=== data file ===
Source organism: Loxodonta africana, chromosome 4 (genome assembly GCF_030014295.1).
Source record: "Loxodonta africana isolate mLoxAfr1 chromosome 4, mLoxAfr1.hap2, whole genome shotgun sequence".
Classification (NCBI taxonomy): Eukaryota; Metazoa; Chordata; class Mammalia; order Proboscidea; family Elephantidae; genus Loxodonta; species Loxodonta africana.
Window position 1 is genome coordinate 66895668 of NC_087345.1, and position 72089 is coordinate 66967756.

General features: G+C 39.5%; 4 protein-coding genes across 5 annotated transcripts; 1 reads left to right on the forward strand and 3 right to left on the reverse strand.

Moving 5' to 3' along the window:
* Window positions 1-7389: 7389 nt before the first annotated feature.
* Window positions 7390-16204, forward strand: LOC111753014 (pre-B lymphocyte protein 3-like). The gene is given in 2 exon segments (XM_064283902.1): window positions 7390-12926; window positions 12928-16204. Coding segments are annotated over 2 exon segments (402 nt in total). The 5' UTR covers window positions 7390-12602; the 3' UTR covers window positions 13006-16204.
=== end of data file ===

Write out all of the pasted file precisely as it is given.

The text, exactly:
Source organism: Loxodonta africana, chromosome 4 (genome assembly GCF_030014295.1).
Source record: "Loxodonta africana isolate mLoxAfr1 chromosome 4, mLoxAfr1.hap2, whole genome shotgun sequence".
Classification (NCBI taxonomy): Eukaryota; Metazoa; Chordata; class Mammalia; order Proboscidea; family Elephantidae; genus Loxodonta; species Loxodonta africana.
Window position 1 is genome coordinate 66895668 of NC_087345.1, and position 72089 is coordinate 66967756.

General features: G+C 39.5%; 4 protein-coding genes across 5 annotated transcripts; 1 reads left to right on the forward strand and 3 right to left on the reverse strand.

Moving 5' to 3' along the window:
* Window positions 1-7389: 7389 nt before the first annotated feature.
* Window positions 7390-16204, forward strand: LOC111753014 (pre-B lymphocyte protein 3-like). The gene is given in 2 exon segments (XM_064283902.1): window positions 7390-12926; window positions 12928-16204. Coding segments are annotated over 2 exon segments (402 nt in total). The 5' UTR covers window positions 7390-12602; the 3' UTR covers window positions 13006-16204.